By: Michael Lehr

Ready – Set – Shift: NCAA’s NIL Overhaul

NCAA Student-Athletes MAY Now Be Able to Monetize Their Name, Image, and Likeness | Part 2

This is part two of a four part series; If you would like to go back and read part one of “Ready – Set – Shift: NCAA’s NIL Overhaul,” click here.

Despite these lofty ideals for decades, the NCAA had little to no power to enforce its rules and regulations. In fact, in 1929, the Carnegie Foundation published a 350-page report on college athletics, noting that payments were being paid directly and indirectly to players across the country to influence their decision on where to play. As such, in 1948, the NCAA adopted what was termed the “Sanity Code” to regulate college sports – (1) reiterating its opposition to players being compensated, (2) authorizing the implementation of enforcement mechanisms, such as suspension or expulsion of an offending institution, and (3) allowing colleges and universities to pay their athletes’ tuition. The NCAA failed to recognize that their decision, albeit a well-founded idea on how to maintain amateurism in sports, effectively cut off student-athletes profiting from their abilities in any manner and would lead them to the present state of legal woes.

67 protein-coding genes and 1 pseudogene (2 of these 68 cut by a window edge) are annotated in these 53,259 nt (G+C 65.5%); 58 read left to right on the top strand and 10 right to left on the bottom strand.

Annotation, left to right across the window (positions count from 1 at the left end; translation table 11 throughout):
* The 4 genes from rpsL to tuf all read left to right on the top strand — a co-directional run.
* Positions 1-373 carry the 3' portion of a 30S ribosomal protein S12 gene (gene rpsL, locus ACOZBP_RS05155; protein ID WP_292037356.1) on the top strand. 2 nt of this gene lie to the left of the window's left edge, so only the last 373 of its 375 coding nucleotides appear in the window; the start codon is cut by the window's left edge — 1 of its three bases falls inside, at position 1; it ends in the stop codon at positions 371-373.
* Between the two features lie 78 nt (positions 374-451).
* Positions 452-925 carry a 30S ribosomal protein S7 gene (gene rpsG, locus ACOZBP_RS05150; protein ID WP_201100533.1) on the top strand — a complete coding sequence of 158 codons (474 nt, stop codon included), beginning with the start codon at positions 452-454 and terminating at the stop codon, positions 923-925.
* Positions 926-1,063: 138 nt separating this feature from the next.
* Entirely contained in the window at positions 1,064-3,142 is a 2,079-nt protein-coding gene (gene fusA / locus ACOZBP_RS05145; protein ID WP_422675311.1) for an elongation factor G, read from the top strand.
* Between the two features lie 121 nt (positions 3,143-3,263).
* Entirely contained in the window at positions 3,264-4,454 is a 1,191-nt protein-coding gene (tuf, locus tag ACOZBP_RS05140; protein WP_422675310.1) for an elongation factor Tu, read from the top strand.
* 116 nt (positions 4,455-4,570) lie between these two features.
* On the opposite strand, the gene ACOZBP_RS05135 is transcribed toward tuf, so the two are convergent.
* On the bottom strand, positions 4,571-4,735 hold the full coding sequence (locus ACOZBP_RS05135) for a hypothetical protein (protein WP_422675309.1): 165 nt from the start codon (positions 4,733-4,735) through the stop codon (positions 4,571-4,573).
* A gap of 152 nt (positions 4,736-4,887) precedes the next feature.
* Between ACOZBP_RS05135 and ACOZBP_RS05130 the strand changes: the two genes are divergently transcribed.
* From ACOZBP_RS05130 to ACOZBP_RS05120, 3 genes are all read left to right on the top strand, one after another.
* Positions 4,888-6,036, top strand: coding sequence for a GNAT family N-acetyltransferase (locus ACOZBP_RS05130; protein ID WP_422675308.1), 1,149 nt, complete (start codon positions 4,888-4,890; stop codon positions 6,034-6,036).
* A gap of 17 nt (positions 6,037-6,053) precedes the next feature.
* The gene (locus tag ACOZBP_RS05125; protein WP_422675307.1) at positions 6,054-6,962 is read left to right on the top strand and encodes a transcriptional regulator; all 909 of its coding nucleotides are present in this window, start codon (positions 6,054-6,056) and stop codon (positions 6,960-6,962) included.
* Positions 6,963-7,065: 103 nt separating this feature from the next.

Over the next 50 years, the NCAA periodically reorganized, expanding its reach and enforcement authority. In 1985, as a result of mounting pressure from university leaders and Congress, the NCAA again restructured. This evolvement essentially placed the NCAA university and college member presidents and chancellors in a bloc that determined national rules and regulations through various committees. During this period of growth and modernization, the NCAA revenue streams exploded. But, with that increase in revenue, old concerns over the commercialization of “amateur” sports reemerged, but this time focusing on the “unbalanced” or “unfair” exploitation of student-athletes, NCAA institutional members seemed less concerned with true amateur competition. It became recognized as troublesome that the athletes who garnered national attention, which successes in turn funded the NCAA’s lucrative broadcast deals, were prohibited from receiving payment themselves.